The good thing about Bon Appetit and Gourmet is that it’s all online, so I had only to search on and found the recipe immediately. Most of the reviews that I read said it was very dense and rich, it was like shortbread, it was buttery, all promises which were delivered upon making it. Some said to serve with fruit like strawberries, others said flavored whipped cream, or simply crème fraiche. I threw some Kahlua into a container of crème fraiche and I got a few pleased tasters who asked ‘did you make the cream? It’s delicious.’ No, no. That’s the store-bought part. But the cake was well-received too. The cool, smooth cream is a good livener to the dense, buttery gateau.

My one change? Put in more hazelnuts. The recipe only called for a ½ cup, which wasn’t nearly enough. I think the cake was perfect if you’re in the mood for something rich but simple, but the hazelnut didn’t come out enough. Next time I’d at least double it, putting in a cup or more, and taking away some flour. Other than that, perfect.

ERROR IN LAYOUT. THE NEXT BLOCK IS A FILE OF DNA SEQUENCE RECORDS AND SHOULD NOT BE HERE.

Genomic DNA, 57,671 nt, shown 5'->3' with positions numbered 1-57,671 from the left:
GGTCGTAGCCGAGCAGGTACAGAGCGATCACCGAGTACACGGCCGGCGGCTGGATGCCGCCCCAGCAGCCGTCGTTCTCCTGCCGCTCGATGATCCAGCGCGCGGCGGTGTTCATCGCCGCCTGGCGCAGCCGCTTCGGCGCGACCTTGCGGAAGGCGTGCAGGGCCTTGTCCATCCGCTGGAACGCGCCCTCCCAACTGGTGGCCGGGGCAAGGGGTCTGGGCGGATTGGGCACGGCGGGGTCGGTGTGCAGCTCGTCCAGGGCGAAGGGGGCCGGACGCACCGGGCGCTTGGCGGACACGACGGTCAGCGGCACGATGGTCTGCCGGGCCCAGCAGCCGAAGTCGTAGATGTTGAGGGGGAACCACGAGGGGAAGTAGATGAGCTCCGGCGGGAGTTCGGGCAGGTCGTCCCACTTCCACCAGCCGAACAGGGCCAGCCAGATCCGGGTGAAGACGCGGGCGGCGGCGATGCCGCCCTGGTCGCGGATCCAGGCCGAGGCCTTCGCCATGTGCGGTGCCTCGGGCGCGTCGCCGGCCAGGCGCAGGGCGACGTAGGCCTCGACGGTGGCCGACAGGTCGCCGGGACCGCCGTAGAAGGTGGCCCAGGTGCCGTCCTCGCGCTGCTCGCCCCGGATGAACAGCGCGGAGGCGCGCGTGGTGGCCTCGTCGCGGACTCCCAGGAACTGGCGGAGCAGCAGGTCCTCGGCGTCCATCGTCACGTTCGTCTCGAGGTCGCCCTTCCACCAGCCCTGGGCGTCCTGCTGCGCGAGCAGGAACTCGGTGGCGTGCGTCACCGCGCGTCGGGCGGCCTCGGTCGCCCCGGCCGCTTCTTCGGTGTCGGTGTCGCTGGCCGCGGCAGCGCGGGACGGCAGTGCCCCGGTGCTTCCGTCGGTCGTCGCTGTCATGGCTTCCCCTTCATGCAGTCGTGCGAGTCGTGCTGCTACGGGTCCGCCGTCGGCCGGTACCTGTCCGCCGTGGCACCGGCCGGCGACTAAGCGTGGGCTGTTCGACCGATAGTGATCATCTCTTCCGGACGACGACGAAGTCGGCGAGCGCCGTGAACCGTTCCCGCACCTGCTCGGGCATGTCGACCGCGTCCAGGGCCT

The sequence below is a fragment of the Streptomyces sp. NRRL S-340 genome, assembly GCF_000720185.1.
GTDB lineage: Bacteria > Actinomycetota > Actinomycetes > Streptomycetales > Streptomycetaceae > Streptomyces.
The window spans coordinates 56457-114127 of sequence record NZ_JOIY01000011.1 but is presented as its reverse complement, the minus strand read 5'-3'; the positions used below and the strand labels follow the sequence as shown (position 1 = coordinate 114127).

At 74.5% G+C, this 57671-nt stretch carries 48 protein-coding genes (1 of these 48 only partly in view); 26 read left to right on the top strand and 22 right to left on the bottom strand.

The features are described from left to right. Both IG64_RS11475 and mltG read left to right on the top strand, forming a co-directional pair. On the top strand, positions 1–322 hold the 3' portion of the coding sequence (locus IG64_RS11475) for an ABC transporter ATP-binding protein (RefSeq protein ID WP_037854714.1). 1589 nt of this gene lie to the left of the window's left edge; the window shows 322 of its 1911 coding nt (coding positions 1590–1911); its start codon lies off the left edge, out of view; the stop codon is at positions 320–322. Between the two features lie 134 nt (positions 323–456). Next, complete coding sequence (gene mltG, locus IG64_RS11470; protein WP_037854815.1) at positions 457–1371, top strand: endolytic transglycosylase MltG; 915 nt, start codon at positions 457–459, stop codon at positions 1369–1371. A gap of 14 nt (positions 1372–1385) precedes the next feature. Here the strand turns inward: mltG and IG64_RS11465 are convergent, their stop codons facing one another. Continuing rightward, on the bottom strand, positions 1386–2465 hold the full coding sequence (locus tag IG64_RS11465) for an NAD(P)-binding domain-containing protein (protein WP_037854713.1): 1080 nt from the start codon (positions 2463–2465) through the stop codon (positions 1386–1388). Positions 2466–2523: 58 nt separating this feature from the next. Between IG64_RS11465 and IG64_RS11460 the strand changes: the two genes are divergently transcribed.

I’m posting the recipe straight from because the only change I made at the time was using regular sugar because I didn’t have vanilla sugar on hand.

Gateau Breton

1 1/4 cups sugar, divided
1/2 cup hazelnuts, lightly toasted, husked
6 large egg yolks (preferably organic)
1 cup (2 sticks) salted butter, melted
2 cups unbleached all purpose flour

1 large egg yolk beaten with 2 teaspoons water (for glaze)
crème fraiche flavored with liquor (Kahlua, Frangelico, etc)

Position rack in center of oven and preheat to 325°F (170 C). Butter and flour 9-inch-diameter springform pan. Combine 2 tablespoons sugar and hazelnuts in processor; blend until nuts are finely ground but not pasty (or if you have already ground, just mix with a fork). Combine 6 egg yolks and remaining 1 cup plus 2 tablespoons sugar in large bowl; whisk until well blended and slightly thicker, about 2 minutes (do not use electric mixer). Whisk in hazelnut mixture. Gradually whisk in melted butter. Sift flour over batter; stir just until blended (batter will be thick; do not overmix or cake may be tough).Transfer batter to prepared pan; smooth top with offset spatula (layer will be thin). Brush top generously with egg glaze.

Using back of tines of fork, deeply mark crisscross pattern atop cake, marking 3 times across in 1 direction and 3 times in opposite direction (I’m guessing this was just for decoration, I did it lightly and it didn’t really matter. I served it with a big blob of crème fraiche on top anyways). Bake cake until deep golden on top and tester inserted into center comes out clean, about 1 hour. Cool in pan on rack 15 minutes, then remove pan sides and cool cake completely.